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The coronavirus pandemic has given financial services firms the opportunity to reimagine what the immediate and long-term leadership of the industry could look like. New working models have opened up access to talent and could allow alternative routes to senior management. By acting on this potential window in which to create positive, lasting change, financial services businesses can ensure female colleagues reap the benefits of the altered working landscape.
In this article

Above and beyond the disruption wreaked by COVID-19, diversity and inclusion (D&I) is a key area of focus for financial services businesses. There is growing regulatory pressure for firms to respond to, and greater stakeholder demand for leadership that reflects the market and their clients.

According to Grant Thornton’s 2021 International Business Report (IBR), which surveys the global mid-market, 72% of businesses in financial services believe stakeholder pressure to improve gender balance is set to increase.

Many financial services firms are already acting on these external and internal influences. Our IBR data reveals that financial services and banking businesses are a short step ahead of the curve when it comes to diversity, compared to the cross-sector aggregate. The percentages of women in senior leadership are higher in both financial services and banking than the global average: 33% and 37%
respectively, compared to 31%. For financial services, this represents a three-percentage point rise since 2020.

But despite this improvement, there is still a long way to go in achieving gender parity at the top, with research from Catalyst showing that in 2019, women’s global representation on executive committees in major financial services firms stood at just 20%.[i]

Three-quarters (75%) of IBR respondents in financial services believe new working practices as a result of COVID-19 have enabled women in business to play greater leadership roles, while 82% believe these will benefit women’s careers in the longer term.

“The lockdown restrictions have demonstrated that you can work effectively in an agile manner from home,” says Sarah Talbott, partner and head of financial services key (strategic) accounts and gender diversity lead for Grant Thornton UK. “This virtual and flexible way of working has created more ‘trust’ between employer and employee – people are measured on effective quality output and delivery rather than hours in the office.”

Enabling people to be more productive with their time through hybrid working – splitting time between home and offce – will drive a better work-life balance, increase staff performance, and attract a broader talent base. “Agile, flexible working creates a more inclusive culture, allowing firms access to a more diverse talent pool, which in turn will lead to strong business outcomes,” Talbott adds.

But seizing on this window of opportunity will depend on financial services leaders taking deliberate action to propel what continues to be a traditionally offce-based, hierarchical sector into a more inclusive future. There is a risk that financial services will return to a focus on presenteeism over production. Recent announcements by Goldman Sachs and Morgan Stanley in the UK and US respectively, suggest that they may eschew a hybrid working environment, expecting staff to return to the office full time. This model is synonymous with that of Saudi Arabia which is a people and relationship driven model that requires regular face-to face engagement. That said, the hybrid working model is becoming widely accepted and adopted as the economy reshapes itself to realise Vision2030.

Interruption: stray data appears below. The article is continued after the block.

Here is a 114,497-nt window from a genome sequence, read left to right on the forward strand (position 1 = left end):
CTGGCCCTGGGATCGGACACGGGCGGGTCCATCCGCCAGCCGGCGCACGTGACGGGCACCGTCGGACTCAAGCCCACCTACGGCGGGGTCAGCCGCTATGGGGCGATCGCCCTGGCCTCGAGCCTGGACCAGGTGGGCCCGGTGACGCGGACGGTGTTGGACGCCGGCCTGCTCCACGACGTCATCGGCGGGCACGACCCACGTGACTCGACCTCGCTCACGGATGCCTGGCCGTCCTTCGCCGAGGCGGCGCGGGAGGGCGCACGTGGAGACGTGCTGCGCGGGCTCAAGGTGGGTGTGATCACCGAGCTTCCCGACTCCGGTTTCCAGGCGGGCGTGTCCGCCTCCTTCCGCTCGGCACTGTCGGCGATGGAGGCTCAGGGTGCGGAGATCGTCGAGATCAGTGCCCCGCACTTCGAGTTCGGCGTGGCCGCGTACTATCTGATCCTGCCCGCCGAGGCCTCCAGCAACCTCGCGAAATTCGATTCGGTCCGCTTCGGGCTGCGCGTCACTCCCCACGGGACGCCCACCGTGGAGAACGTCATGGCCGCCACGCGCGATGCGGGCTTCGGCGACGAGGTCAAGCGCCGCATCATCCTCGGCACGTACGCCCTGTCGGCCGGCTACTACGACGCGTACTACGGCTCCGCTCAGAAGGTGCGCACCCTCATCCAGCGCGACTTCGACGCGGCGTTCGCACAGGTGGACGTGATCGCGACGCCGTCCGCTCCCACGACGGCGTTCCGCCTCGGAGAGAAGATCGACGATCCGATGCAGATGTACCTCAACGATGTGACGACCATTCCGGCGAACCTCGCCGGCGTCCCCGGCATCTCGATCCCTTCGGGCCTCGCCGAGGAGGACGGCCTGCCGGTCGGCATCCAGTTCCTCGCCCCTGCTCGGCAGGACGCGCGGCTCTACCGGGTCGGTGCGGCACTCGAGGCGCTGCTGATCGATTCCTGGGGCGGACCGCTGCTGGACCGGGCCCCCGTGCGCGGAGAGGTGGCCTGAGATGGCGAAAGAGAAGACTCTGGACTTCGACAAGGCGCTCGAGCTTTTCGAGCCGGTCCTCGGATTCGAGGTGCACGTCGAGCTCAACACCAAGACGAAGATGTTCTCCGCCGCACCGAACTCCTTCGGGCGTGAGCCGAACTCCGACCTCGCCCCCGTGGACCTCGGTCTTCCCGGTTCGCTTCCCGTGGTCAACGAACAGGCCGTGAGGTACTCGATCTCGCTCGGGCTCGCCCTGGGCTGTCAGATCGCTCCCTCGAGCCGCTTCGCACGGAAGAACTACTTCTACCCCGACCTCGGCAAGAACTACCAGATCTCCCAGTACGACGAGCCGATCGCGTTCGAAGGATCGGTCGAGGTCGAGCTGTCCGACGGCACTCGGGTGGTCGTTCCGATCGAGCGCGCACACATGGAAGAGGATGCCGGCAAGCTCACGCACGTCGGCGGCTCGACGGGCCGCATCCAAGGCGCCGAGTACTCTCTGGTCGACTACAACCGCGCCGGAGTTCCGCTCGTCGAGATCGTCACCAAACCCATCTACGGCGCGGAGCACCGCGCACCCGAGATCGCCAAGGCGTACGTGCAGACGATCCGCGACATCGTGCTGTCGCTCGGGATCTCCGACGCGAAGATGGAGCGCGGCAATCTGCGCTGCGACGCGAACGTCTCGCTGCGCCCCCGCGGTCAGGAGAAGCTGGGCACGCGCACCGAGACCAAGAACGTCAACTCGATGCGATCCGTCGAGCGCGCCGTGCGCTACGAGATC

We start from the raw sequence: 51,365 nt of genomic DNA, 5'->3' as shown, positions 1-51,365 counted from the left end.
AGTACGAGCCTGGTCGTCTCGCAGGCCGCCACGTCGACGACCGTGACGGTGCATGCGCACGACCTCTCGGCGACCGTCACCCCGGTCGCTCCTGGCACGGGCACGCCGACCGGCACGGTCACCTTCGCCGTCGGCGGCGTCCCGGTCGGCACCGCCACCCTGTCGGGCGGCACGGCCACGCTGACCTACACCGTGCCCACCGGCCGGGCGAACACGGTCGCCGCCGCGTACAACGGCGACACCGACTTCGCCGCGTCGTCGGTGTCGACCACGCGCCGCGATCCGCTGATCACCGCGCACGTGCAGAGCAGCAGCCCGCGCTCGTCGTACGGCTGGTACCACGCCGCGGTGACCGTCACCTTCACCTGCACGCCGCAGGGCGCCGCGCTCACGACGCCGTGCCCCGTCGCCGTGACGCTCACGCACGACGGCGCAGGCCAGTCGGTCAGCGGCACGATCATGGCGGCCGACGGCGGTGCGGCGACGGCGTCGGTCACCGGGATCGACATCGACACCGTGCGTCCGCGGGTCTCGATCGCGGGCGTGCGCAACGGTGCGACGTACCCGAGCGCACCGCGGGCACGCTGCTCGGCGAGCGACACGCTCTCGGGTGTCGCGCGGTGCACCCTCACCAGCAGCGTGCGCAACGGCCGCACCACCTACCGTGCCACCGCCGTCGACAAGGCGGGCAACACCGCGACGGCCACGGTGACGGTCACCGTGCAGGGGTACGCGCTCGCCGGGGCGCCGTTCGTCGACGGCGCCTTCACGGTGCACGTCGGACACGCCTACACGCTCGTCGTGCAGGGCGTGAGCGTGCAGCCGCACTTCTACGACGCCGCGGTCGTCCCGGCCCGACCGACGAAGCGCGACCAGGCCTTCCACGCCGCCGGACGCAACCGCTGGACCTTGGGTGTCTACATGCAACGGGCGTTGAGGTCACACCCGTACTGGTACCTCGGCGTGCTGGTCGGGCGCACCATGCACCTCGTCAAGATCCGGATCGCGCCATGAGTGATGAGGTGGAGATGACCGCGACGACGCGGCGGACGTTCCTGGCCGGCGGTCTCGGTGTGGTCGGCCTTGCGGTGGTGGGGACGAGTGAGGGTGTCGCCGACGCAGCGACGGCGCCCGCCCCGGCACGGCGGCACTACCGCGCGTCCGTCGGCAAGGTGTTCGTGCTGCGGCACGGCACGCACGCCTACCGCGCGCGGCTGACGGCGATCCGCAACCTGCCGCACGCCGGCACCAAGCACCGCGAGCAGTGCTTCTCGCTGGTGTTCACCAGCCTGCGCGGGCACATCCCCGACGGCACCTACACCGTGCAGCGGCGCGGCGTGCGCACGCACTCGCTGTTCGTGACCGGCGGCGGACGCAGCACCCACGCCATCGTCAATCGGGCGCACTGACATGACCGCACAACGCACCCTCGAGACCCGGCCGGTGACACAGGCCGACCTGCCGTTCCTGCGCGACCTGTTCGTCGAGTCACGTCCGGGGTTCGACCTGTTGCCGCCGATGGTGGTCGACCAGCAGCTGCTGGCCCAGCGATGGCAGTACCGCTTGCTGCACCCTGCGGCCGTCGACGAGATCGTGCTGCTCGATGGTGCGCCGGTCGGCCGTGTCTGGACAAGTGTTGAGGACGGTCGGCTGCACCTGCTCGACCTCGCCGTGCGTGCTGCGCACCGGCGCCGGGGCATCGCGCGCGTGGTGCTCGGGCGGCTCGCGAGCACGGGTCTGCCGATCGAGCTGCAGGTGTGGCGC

The inclusive culture challenge
Failure to fully appreciate the correlation between inclusivity and performance was also apparent among financial services firms in the height of lockdown. Grant Thornton’s research reveals that financial services firms were slow to act on engagement during the pandemic, and are weaker at creating an inclusive culture than other industries. Only 32% of financial services respondents instituted new working practices to better engage all employees, compared to 37% across all sectors.

Similarly, at 36%, financial services businesses were nine percentage points behind the global score in promoting work-life balance and flexibility. The seeming contradiction between the relatively encouraging numbers of women in senior management and the belief that flexible working benefits women’s careers within the sector, and its sluggish progress on inclusion may reflect the work of quantitative diversity policies and quotas around gender balance, versus an established
organisational culture that has yet to evolve.

To change this state of affairs, cultural tone must be set by those at the top, and cascade throughout the business. “The issue of gender diversity and female leadership is not just a women’s problem, it is a business issue, and until such time as senior males are on board with representation and diversity at all levels, we’re not going to get there,” says Madeleine Mattera, national head of financial services, Grant Thornton Australia. So should quotas and D&I metrics be abandoned in favour of organisational transformation?

“For females to be strategically represented in leadership positions across financial services in Saudi Arabia, the balance must be addressed in order to drive inclusive governance which drives value across the industry and wider economy. Stakeholder pressure coupled with mandatory requirements will act as levers to drive change, however this will not be sufficient to drive the industry cultural change which is required”, said Imad Adileh, Principal of Saudi Arabia Grant Thornton.